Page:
Broad-based activity in equity markets exhibited a lot of the common characteristics that are typically seen during the summer months. As liquidity and trading volumes slowed, so did generalized price volatility even with passing of some key event risks for investors to assess. The SPDR S&P 500 Trust ETF (SPY) also traded in tighter ranges but still managed to lose more than 4% during the month of August. But what is most important to remember at this stage is these trends are unlikely to continue much longer. As markets start to return to full liquidity after Labor Day, we will be faced with an important series of event risks that will give investors a better indication of how central bank policy (on a global scale) is likely to unfold, the level of strength in the US labor market, and in the progress seen in manufacturing productivity in emerging markets.
This week, we have interest rate decisions from five different central banks (in Canada, Australia, the eurozone, the UK, and Japan). Changes in rates are unlikely but the accompanying policy statements will be important for gauging the level of stimulus these regions are likely to inject (or not) going forward. In macro data, we will also see GDP releases from several countries and this will be followed up on Friday with the US Non Farm Payrolls report. The consensus estimates are looking for a monthly increase of 180,000 new jobs for August, along with an unchanged unemployment rate at 7.4%. How the data will likely influence valuations in the SPDR S&P 500 Trust ETF is another story, however, as there is a clear case to be made that stronger numbers will fail to generate sustainable rallies and actually weigh on investor sentiment.
Event Risks Signal End to Summer Doldrums
A better than expected result in the jobs number would mean that the Federal Reserve will almost certainly initiate its 'Septaper,' and begin phasing out its historic quantitative easing program at its meeting later this month. But in any case, a data calendar this significant is simply too much to ignore and the enhanced possibility for near term increases in volatility is likely to catch some traders off guard. Already this week, we have seen manufacturing data out of China that came in at its highest levels in 16 months. Recent weakness in emerging markets has been well documented, as near-crisis levels are seen in Indian and Indonesian currencies, and GDP figures out of China have met skepticism at already disappointing levels.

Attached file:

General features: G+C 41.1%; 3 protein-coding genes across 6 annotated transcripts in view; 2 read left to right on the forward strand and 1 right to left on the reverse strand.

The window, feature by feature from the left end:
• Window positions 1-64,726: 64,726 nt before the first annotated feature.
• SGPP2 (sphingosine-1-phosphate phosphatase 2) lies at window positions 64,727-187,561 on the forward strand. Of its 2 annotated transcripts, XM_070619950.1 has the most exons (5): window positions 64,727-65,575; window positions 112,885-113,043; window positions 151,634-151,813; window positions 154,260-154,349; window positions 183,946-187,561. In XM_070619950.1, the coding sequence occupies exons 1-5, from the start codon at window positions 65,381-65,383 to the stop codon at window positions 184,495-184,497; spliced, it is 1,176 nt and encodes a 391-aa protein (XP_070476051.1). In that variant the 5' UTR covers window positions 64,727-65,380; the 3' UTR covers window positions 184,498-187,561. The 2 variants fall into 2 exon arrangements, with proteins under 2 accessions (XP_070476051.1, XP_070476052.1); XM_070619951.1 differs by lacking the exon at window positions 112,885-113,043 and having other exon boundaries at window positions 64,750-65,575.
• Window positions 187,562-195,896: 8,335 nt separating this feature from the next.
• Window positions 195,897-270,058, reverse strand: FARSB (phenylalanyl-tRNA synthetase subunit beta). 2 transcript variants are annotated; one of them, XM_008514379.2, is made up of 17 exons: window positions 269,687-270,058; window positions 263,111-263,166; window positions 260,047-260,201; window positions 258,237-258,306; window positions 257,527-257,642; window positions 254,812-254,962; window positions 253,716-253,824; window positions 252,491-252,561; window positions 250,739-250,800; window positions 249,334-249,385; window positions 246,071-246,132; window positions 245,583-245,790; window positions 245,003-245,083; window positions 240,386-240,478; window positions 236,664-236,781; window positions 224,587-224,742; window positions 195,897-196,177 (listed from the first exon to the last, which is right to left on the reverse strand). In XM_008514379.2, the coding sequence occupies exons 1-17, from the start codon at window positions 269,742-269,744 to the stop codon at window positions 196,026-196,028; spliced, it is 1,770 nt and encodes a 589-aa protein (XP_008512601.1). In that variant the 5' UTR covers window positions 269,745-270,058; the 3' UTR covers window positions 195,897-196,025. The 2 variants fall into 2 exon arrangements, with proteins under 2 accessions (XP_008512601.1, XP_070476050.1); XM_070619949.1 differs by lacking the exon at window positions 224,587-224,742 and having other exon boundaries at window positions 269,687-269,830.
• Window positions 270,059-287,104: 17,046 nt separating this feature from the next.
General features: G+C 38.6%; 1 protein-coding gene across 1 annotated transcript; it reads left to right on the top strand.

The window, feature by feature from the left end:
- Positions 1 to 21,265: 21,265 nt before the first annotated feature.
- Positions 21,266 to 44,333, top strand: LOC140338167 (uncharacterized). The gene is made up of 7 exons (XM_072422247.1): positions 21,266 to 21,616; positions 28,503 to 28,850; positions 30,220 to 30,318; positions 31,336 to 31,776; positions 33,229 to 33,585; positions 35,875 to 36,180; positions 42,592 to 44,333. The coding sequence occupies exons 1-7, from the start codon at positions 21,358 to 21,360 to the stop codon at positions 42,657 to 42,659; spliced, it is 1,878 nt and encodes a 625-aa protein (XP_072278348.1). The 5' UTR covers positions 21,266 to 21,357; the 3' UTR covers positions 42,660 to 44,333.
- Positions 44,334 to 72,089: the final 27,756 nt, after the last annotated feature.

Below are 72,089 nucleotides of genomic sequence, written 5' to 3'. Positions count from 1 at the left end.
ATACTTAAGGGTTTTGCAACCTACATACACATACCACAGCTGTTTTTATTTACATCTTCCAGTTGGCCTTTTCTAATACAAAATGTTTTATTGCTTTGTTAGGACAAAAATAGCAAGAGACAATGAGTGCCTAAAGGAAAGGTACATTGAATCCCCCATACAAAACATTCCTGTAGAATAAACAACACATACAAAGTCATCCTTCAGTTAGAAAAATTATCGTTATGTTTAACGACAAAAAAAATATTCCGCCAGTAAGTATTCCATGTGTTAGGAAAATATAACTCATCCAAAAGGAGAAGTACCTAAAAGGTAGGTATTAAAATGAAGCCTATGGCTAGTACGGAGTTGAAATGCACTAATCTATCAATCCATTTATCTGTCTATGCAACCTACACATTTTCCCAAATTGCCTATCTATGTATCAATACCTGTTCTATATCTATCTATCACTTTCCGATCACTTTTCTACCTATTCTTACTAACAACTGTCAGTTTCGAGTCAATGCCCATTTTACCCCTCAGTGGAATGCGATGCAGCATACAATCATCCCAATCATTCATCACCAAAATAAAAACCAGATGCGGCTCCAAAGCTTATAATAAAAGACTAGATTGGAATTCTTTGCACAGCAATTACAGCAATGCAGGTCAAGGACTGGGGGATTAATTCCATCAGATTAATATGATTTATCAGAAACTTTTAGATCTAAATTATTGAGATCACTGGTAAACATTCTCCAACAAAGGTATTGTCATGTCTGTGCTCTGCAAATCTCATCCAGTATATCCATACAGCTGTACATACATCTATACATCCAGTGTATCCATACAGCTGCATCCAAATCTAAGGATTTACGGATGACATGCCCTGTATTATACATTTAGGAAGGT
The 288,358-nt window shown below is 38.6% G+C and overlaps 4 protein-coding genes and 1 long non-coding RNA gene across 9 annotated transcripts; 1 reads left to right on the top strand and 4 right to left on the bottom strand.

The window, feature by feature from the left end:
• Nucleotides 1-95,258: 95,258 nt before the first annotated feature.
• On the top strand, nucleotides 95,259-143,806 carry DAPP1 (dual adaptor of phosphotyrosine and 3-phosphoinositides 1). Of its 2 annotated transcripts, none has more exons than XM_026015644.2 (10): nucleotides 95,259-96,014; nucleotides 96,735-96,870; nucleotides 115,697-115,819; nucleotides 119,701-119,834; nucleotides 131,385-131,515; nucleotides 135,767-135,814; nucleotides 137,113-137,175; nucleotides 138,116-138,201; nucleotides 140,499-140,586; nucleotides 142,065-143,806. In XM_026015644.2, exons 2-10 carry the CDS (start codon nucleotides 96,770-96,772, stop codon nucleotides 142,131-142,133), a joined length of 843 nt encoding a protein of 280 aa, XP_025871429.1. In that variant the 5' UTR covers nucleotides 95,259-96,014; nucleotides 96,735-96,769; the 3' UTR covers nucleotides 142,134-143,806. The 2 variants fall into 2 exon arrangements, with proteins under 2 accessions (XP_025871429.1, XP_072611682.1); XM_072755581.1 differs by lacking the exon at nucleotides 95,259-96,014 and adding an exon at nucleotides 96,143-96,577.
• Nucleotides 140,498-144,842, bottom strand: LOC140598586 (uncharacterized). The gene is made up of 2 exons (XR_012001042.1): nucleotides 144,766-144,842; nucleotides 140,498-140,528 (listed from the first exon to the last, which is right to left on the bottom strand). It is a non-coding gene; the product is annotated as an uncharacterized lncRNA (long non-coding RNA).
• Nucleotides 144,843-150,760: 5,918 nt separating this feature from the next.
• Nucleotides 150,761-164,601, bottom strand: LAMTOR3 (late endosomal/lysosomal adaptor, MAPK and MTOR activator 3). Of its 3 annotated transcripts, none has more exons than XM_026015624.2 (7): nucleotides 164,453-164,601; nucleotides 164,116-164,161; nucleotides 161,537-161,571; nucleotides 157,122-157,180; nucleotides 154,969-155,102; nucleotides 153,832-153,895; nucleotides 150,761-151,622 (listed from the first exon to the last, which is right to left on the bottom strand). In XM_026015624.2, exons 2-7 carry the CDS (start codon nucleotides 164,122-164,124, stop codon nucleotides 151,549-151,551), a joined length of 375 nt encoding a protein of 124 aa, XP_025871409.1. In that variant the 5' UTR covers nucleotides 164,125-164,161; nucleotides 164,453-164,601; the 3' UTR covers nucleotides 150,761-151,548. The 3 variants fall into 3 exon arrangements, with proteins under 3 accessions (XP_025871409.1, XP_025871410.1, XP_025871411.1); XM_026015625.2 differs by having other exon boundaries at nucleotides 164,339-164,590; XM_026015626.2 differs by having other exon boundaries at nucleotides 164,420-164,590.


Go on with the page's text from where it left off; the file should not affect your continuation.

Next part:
Taken these factors, it is now clear that the month of September will likely set the tone for the rest of the year. From a central bank perspective, the Federal Reserve is now showing a significant policy divergence when we compare likely changes in policy with what is happening in the rest of the world. It will be important for stock traders that are holding positions in the broader indices to monitor the outcomes of these meetings, as any suggestion of prolonged stimulus or lower interest rates could easily lead to relative underperformance in the S&P 500.
SPY Chart Perspective
From a long-term perspective, SPY is still holding at elevated levels even with the negative performance seen in August. This suggests that valuations are still vulnerable to potential downside corrections, and strong support is not seen until the 155.90 region. This area is an area of historical demand, as well as the 23.65 Fib retracement of the rally from last October. Price drops into this region should be viewed as a strong buying opportunity, given the strength of the underlying trend.